Hundreds of Scottish church leaders are piling the pressure on Nicola Sturgeon to lift the ban on public worship, warning it “may be unlawful”.
Scotland stands alone in the UK in what they say is the criminalisation of church attendance under Covid restrictions.
Now 200 of the country’s church leaders have signed an open letter to the first minister expressing their “profound concern” and calling for an urgent re-think.
The Scottish Government says there is evidence of transmission within places of worship.
But the Scottish clerics have been supported by 300 church leaders from throughout the rest of the UK who have added their names to the letter.
The initiative has been coordinated by ministers of some of the largest churches in Scotland, including Rev Paul Rees of Charlotte Chapel in Edinburgh, which has a congregation of 700, and Rev Dr William Philip of the Tron Church in Glasgow, which has 500 worshippers.
In a heartfelt plea to Ms Sturgeon the letter states: “We urge you not to be the government which denies our nation the collective prayer of the churches of our land in days when it is most greatly needed.”
The ministers write that the UK government heeded powerful arguments from the leaders of the Church of England, the Catholic church and other faith groups who wrote to the prime minister in November last year saying “public worship is essential to millions”.
Even during recent tough new lockdown rules, the Westminster government has continued to permit public worship.
The letter continues: “We strongly disagree with the decision to prevent the gathering of the Church at this time, which we believe is profoundly unhelpful and may be unlawful.”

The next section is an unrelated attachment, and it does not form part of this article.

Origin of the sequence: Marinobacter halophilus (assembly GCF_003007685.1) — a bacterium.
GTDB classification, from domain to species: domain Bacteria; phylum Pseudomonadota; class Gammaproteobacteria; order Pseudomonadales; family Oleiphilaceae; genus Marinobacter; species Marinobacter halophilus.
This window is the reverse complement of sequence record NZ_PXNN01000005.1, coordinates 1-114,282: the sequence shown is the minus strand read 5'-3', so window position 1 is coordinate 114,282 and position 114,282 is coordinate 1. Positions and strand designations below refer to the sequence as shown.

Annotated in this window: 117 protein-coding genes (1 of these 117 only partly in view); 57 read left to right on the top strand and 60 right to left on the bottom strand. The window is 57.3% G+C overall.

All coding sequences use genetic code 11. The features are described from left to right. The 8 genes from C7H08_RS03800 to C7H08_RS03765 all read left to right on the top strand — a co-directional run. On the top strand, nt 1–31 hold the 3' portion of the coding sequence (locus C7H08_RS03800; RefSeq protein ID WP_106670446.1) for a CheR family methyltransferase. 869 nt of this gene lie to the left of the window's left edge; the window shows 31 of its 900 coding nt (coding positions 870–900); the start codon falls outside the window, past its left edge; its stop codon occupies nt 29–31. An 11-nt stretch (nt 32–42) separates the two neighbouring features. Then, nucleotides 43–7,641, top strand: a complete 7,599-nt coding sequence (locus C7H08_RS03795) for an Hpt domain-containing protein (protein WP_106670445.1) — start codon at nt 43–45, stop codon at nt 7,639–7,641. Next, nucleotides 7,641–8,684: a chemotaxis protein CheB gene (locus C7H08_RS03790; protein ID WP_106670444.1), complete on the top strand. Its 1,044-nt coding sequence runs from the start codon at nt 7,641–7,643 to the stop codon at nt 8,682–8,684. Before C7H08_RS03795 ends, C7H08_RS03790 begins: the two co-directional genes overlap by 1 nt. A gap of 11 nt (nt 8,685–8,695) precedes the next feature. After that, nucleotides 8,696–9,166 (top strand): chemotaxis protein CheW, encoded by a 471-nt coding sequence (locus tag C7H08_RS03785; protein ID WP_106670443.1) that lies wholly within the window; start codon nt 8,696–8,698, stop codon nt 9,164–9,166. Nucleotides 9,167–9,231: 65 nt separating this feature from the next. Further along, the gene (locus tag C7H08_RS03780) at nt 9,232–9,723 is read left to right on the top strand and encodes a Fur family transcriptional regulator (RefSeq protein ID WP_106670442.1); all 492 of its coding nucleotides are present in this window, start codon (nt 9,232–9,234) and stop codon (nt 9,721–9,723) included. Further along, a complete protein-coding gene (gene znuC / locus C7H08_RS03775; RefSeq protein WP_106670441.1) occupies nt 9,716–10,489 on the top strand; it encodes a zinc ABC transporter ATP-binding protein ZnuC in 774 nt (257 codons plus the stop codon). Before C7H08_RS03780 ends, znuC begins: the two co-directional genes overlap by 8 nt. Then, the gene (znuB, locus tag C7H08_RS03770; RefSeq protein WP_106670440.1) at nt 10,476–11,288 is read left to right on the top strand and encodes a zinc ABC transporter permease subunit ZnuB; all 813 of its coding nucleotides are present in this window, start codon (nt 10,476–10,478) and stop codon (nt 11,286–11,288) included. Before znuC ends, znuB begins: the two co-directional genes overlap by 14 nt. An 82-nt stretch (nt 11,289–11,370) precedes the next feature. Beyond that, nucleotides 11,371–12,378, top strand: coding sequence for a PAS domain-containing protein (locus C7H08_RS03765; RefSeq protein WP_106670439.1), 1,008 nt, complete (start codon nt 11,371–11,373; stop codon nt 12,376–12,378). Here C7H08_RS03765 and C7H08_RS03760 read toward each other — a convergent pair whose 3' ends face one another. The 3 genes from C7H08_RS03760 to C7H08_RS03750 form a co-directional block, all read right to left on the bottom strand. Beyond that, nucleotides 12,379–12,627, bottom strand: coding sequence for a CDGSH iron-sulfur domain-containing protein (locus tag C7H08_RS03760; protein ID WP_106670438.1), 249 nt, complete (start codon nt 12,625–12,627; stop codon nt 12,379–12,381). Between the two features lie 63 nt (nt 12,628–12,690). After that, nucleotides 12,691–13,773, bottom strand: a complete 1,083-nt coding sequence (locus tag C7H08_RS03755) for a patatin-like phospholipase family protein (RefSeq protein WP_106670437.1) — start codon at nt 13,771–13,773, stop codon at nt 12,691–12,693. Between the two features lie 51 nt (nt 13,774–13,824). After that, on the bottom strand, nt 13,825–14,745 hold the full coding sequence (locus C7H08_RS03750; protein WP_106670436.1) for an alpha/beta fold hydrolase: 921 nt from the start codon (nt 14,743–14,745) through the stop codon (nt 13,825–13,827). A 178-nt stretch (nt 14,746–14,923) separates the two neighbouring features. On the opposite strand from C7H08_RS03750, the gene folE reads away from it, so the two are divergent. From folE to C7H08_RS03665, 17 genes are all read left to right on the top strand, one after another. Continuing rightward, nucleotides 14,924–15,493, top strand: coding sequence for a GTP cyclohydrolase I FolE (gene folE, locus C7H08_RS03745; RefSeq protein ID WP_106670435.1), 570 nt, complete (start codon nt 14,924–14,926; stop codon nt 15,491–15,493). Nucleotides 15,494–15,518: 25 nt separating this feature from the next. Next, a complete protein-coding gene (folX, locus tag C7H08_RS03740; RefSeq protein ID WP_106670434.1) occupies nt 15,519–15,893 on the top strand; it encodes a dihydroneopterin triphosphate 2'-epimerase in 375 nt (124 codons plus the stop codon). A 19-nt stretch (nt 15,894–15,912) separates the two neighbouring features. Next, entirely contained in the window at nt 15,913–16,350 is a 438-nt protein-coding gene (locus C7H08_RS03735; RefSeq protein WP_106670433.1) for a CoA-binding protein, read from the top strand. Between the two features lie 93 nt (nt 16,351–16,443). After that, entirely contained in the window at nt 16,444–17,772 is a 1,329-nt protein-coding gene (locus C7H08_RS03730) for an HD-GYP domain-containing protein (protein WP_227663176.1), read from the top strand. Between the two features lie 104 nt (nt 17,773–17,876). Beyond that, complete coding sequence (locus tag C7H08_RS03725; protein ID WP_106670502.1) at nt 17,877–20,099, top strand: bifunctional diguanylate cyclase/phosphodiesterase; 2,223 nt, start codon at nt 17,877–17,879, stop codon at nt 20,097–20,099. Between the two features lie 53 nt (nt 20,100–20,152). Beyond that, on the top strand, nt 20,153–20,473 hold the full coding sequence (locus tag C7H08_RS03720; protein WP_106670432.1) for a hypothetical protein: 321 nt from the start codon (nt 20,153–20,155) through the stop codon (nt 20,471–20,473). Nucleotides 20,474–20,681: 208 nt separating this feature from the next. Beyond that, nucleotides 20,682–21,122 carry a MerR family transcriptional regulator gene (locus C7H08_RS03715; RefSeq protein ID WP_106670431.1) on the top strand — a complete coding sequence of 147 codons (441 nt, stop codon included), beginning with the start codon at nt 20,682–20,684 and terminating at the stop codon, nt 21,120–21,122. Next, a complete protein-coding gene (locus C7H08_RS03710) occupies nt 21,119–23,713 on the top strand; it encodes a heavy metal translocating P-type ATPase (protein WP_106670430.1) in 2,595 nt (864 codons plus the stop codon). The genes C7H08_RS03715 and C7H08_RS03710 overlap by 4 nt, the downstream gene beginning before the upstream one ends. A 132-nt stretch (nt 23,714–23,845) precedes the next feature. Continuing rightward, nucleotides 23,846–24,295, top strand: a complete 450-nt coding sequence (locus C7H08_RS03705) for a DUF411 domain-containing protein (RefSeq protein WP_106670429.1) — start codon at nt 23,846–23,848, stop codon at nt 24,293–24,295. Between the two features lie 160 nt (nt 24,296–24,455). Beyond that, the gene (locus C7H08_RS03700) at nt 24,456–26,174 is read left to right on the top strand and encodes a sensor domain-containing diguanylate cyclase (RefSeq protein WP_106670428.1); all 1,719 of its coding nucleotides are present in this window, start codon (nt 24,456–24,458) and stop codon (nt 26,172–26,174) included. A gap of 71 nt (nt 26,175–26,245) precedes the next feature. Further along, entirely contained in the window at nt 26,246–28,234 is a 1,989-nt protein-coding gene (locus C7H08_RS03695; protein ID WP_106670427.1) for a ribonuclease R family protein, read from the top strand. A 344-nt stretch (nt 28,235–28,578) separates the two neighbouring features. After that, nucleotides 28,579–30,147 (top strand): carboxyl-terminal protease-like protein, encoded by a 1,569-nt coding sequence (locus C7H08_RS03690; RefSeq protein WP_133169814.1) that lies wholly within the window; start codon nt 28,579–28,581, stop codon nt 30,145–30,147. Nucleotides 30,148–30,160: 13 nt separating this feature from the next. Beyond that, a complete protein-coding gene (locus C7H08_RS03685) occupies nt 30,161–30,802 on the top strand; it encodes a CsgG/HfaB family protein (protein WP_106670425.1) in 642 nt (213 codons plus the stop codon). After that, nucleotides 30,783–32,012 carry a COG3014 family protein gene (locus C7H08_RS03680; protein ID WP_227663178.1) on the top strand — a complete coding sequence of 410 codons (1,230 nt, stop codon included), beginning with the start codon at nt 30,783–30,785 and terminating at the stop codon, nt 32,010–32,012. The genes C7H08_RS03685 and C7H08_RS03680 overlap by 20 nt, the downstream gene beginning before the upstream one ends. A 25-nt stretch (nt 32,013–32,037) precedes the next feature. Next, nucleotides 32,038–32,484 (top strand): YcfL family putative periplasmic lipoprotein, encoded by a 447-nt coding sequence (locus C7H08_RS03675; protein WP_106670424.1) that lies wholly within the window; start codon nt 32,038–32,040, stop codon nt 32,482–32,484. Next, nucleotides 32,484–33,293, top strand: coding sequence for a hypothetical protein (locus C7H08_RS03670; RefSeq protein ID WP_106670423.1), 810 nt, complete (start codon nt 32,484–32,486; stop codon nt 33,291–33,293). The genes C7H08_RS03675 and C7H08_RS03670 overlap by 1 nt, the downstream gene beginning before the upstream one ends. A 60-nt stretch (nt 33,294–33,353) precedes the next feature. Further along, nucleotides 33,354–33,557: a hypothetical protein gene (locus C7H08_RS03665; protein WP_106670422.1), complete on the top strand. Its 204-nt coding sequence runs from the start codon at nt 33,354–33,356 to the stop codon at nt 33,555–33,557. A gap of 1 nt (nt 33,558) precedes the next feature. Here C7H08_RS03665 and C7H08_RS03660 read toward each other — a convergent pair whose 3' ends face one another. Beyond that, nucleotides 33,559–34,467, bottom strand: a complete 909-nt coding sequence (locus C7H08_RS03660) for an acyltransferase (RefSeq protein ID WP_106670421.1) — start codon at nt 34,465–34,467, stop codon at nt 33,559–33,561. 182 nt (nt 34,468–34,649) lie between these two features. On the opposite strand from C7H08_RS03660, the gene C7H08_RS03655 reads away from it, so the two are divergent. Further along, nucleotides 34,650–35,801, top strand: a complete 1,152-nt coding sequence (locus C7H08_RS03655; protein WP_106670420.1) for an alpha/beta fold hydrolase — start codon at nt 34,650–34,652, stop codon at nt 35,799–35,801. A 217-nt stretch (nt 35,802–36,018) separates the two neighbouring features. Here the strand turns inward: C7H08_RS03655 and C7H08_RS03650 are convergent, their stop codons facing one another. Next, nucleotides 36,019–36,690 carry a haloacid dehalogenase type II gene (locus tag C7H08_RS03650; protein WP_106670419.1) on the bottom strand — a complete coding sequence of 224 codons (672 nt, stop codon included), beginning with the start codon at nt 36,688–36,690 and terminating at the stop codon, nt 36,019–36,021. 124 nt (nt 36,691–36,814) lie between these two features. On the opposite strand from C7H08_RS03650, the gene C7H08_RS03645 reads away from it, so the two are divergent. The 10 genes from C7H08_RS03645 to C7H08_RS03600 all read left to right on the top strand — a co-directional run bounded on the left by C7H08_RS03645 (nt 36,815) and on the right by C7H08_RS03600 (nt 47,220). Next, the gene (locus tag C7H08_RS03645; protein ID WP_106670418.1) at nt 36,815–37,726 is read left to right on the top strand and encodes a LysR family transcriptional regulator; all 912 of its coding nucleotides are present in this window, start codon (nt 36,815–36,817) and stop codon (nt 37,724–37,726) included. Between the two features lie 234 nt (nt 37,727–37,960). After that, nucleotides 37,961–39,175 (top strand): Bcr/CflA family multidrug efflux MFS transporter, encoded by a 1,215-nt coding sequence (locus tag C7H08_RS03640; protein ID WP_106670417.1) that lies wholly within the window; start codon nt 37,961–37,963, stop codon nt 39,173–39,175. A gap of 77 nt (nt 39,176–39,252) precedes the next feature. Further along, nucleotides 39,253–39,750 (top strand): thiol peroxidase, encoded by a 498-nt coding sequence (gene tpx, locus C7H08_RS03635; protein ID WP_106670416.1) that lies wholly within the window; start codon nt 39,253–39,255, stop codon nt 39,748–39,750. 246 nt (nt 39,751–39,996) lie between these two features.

It points out that Article 9 of the European Convention of Human Rights prohibits governments from interfering with religious practice unless demonstrated as essential for public health.
This would require clear scientific proof that church services were significant in spreading the disease.
The letter continues: “We know of no evidence of any tangible contribution to community transmission through churches in Scotland.
“On the contrary, since churches re-opened in July we have demonstrated that places of worship and public worship can be made safe from Covid transmission.
“It is for such reasons that legal challenges in other jurisdictions have overturned prohibitions of the freedom to gather for worship.
“However, above all we are dismayed because there seems to be a failure in the Scottish Government to understand that Christian worship is an essential public service, and especially vital to our nation in a time of crisis.”
A Scottish Government spokeswoman said: “We know how tough this decision will be for many people.
“However we must take action across society to stop the virus spreading further, so we can protect public health and save lives.
“This virus can spread anywhere that there is close human contact – without exception.
“Test and Protect tells us where people were in their 48-hour infectious period.
“So we know that on one day last week the seven-day number for places of worship was 120 and data from yesterday (Monday) shows the seven-day number for places of worship is 38, underlining the essential decision to require places of worship to close for public health reasons.”
A spokesperson for the Church of Scotland said: “We accept the latest Covid pandemic restrictions mean we have to close churches again at a time when everyone is being encouraged to stay at home.
“This is one way that we can contribute to suppressing the virus.
“At the same time we recognise that communal worship is an essential element of our faith.
“We will work closely with the Scottish Government to ensure that reopening churches will happen as soon as it can be done safely.